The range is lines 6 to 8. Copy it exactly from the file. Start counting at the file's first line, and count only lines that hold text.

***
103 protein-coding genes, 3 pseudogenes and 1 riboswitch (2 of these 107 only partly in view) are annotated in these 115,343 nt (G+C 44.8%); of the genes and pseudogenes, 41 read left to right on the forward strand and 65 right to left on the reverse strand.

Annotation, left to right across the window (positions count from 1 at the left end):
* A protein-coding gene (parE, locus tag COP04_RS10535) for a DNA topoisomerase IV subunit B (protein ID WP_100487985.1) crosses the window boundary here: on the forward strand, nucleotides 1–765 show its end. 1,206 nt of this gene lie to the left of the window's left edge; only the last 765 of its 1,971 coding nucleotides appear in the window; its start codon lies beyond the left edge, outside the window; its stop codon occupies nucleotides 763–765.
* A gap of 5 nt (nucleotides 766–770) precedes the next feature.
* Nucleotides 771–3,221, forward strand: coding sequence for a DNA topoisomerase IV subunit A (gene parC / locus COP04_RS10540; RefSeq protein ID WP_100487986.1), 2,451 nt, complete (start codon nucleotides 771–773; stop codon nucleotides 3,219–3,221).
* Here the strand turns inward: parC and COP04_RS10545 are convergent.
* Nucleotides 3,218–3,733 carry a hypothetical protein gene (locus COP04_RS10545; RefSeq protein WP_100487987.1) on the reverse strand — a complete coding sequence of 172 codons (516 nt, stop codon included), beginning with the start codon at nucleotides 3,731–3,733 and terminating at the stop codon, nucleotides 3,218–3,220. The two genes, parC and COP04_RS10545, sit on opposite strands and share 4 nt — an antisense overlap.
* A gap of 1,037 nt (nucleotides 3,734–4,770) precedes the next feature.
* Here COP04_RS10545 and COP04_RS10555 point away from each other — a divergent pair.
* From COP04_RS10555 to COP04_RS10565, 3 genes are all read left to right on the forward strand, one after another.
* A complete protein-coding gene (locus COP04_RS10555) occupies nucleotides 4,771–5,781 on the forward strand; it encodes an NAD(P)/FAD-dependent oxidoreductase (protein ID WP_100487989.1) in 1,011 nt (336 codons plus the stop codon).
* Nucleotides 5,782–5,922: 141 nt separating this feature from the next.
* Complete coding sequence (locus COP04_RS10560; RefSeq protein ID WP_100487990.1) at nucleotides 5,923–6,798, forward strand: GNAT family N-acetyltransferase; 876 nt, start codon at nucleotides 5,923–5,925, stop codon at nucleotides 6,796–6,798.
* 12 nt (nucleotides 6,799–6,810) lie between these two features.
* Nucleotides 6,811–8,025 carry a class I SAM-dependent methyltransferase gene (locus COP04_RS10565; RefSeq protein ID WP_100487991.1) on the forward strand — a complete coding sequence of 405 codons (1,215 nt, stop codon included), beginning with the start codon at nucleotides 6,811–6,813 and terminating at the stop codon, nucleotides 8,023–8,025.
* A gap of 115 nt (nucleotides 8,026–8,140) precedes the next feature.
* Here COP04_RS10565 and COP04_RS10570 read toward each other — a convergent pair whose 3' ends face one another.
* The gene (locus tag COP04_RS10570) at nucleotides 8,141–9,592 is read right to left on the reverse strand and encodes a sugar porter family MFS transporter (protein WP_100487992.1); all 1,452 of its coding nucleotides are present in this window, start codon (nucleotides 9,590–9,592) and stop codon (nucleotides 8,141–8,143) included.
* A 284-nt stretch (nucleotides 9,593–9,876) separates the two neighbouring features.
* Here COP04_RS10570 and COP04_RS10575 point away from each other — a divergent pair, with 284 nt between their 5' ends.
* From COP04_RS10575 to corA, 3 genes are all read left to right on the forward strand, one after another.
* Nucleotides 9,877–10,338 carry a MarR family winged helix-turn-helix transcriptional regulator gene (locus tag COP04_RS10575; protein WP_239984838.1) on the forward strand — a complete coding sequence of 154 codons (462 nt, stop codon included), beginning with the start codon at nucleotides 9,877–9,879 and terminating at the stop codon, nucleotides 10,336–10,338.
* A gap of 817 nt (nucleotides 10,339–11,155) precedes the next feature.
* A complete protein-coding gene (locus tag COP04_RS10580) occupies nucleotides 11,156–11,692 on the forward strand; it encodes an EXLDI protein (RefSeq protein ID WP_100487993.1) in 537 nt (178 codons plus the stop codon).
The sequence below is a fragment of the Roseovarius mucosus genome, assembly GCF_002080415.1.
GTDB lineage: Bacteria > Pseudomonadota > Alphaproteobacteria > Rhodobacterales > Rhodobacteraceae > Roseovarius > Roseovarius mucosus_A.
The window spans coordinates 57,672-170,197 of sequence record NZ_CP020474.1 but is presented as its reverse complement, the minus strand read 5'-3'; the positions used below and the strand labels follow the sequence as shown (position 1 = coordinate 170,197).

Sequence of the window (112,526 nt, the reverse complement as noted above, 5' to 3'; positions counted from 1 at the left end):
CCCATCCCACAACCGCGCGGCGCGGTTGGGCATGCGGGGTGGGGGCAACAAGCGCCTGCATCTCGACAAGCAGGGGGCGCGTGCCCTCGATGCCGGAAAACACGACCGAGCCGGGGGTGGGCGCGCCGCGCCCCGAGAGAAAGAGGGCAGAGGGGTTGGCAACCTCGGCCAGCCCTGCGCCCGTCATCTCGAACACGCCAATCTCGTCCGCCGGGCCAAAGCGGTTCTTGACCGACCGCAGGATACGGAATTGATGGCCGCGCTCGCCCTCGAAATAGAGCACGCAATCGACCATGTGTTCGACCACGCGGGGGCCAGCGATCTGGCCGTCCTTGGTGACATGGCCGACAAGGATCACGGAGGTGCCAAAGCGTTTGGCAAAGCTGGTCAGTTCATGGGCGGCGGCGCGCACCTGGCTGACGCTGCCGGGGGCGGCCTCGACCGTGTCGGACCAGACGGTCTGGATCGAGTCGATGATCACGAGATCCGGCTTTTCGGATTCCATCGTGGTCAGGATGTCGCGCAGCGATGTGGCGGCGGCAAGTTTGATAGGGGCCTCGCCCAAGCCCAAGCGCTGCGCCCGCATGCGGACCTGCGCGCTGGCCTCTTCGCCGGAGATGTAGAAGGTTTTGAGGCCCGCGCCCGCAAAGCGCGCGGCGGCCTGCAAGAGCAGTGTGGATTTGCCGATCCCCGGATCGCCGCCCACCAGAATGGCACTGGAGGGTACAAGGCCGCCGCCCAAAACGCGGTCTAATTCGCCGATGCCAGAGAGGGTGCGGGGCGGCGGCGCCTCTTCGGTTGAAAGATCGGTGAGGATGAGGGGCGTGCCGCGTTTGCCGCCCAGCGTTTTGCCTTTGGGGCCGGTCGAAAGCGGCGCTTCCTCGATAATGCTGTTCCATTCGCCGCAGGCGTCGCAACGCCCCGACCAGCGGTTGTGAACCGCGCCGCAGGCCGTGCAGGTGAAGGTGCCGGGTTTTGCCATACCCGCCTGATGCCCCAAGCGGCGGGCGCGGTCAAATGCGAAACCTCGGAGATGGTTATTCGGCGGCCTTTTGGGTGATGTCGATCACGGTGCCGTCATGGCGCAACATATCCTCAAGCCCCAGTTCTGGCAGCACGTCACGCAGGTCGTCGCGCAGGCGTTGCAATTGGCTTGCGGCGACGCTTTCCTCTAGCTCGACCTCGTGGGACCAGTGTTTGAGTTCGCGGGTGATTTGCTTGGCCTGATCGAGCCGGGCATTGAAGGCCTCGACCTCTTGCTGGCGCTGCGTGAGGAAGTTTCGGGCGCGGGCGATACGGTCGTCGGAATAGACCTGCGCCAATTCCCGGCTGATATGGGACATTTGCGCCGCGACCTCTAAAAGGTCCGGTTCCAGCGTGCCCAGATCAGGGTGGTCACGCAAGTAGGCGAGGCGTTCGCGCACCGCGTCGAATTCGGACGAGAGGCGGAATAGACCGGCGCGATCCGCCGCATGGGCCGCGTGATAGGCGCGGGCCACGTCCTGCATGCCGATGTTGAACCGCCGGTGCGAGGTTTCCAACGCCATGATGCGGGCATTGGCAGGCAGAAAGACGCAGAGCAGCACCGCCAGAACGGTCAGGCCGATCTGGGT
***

* Here the strand turns inward: parC and COP04_RS10545 are convergent.
* Nucleotides 3,218–3,733 carry a hypothetical protein gene (locus COP04_RS10545; RefSeq protein WP_100487987.1) on the reverse strand — a complete coding sequence of 172 codons (516 nt, stop codon included), beginning with the start codon at nucleotides 3,731–3,733 and terminating at the stop codon, nucleotides 3,218–3,220. The two genes, parC and COP04_RS10545, sit on opposite strands and share 4 nt — an antisense overlap.
* A gap of 1,037 nt (nucleotides 3,734–4,770) precedes the next feature.